An Outline of the Relations between England and Scotland (500-1707) eBook

This eBook from the Gutenberg Project consists of approximately 218 pages of information about An Outline of the Relations between England and Scotland (500-1707).


[Footnote 89:  Sabbath observance had been introduced from England six centuries earlier.  Cf. p. 14.]

[Footnote 90:  Justices of the peace were appointed throughout the country, and heritable jurisdictions were abolished.]

[Footnote 91:  The son of the Marquis who was executed in 1661.  The earldom, but not the marquisate, had been restored in 1663.]




On April 4th, 1689, a Convention of the Estates of Scotland met to consider the new situation which had been created by the course of events in England.  They had no difficulty in determining their course of action, nor any scruples about deposing James, who was declared to have forfeited his right to the crown.  A list was drawn up of the king’s misdeeds.  They included “erecting schools and societies of Jesuits, making papists officers of state”, taxation and the maintenance of a standing army without consent of Parliament, illegal imprisonments, fines, and forfeitures, and interference with the charters of burghs.  The crown was then offered to William and Mary, but upon certain strictly defined conditions.  All the acts of the late king which were included in the list of his offences must be recognized as illegal:  no Roman Catholic might be King or Queen of Scotland; and the new sovereigns must agree to the re-establishment of Presbytery as the national religion.  It was obvious that the nation was not unanimous.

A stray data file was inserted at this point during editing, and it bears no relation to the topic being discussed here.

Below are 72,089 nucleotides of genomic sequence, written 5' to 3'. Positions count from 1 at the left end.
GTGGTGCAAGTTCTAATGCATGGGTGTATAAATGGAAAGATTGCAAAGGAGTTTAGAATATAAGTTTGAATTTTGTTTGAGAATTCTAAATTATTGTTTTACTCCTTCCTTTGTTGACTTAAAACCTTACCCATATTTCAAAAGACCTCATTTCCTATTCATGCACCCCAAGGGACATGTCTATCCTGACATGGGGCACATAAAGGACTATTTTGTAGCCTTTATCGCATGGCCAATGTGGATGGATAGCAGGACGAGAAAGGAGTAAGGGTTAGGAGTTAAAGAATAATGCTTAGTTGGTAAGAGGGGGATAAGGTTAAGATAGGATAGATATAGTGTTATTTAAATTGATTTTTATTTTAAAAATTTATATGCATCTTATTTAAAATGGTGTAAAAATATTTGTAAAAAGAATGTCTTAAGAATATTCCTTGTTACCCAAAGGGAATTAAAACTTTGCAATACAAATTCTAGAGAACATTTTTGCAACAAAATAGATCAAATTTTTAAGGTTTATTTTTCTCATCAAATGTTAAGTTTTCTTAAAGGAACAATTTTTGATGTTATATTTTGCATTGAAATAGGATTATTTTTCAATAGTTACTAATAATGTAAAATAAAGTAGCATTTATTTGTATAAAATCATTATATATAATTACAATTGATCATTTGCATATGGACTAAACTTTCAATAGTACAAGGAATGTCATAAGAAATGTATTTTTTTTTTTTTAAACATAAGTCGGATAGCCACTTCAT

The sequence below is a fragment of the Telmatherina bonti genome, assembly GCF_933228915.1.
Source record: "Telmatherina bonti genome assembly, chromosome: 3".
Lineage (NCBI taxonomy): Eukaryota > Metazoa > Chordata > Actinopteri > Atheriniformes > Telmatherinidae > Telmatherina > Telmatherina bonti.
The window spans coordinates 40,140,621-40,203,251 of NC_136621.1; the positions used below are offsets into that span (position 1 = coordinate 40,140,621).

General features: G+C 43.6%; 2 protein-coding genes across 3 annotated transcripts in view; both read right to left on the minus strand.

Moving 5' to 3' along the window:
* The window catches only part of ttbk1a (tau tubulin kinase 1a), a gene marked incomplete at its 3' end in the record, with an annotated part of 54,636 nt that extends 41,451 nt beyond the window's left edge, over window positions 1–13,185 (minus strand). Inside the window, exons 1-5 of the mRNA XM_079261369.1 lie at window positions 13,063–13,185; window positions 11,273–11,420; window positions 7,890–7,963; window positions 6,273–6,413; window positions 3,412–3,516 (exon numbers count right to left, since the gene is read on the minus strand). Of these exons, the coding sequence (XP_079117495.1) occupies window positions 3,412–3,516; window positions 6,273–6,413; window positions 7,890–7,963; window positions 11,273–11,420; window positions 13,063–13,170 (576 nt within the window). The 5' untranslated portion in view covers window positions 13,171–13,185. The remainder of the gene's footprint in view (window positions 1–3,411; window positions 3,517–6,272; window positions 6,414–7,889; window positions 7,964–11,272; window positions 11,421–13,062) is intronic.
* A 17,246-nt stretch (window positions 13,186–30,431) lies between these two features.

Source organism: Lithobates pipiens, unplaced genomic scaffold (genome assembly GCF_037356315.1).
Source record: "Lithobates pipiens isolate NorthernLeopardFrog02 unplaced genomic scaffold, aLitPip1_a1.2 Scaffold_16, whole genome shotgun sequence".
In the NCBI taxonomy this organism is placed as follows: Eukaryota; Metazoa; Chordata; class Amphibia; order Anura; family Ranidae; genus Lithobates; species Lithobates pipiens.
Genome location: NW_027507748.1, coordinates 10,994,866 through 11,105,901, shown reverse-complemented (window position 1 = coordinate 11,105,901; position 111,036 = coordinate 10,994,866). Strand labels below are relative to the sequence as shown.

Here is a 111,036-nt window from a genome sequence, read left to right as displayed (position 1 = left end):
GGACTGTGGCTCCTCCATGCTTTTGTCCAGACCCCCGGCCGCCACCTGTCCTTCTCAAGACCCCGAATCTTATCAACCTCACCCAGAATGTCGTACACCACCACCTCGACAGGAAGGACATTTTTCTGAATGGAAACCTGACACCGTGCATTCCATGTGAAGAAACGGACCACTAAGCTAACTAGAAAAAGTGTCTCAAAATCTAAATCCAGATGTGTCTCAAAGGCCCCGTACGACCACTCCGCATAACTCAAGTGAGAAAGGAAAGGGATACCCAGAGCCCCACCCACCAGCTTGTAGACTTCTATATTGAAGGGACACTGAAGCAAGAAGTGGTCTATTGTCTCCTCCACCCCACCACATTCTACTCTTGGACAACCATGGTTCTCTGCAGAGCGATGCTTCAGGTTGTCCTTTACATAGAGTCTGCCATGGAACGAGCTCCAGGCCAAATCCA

“To the Lords of Convention, ’twas Claverhouse spoke,
   Ere the King’s crown go down there are crowns to be broke.”

The opponents of the revolution settlement consisted mainly of the old Royalist and Episcopalian party, the representatives of those who had followed Montrose to victory, and the supporters of the Restoration Government.  As the Great Rebellion had made Royalists of the Scottish Episcopalians, so the Revolution could not but convert them into Jacobites.  Their leader was James Graham of Claverhouse, who retreated from Edinburgh to the north to prepare for a campaign against the new government.  The discontent was not confined to the Episcopalian party.  Such Roman Catholics as there were in Scotland at the time were prepared to take up arms for a Stuart king who was a devout adherent of their religion.  Moreover, the Presbyterians themselves were not united.  A party which was to grow in strength, and which now included a considerable number of extreme Presbyterians, still longed, in spite of their experience of Charles II, for a covenanted king, and looked with great distrust upon William and Mary.  The triumphant party of moderate Presbyterians, who probably represented most faithfully the feeling of the nation, acted throughout with considerable wisdom.  The acceptance of the crown converted the Convention into a Parliament, and the Estates

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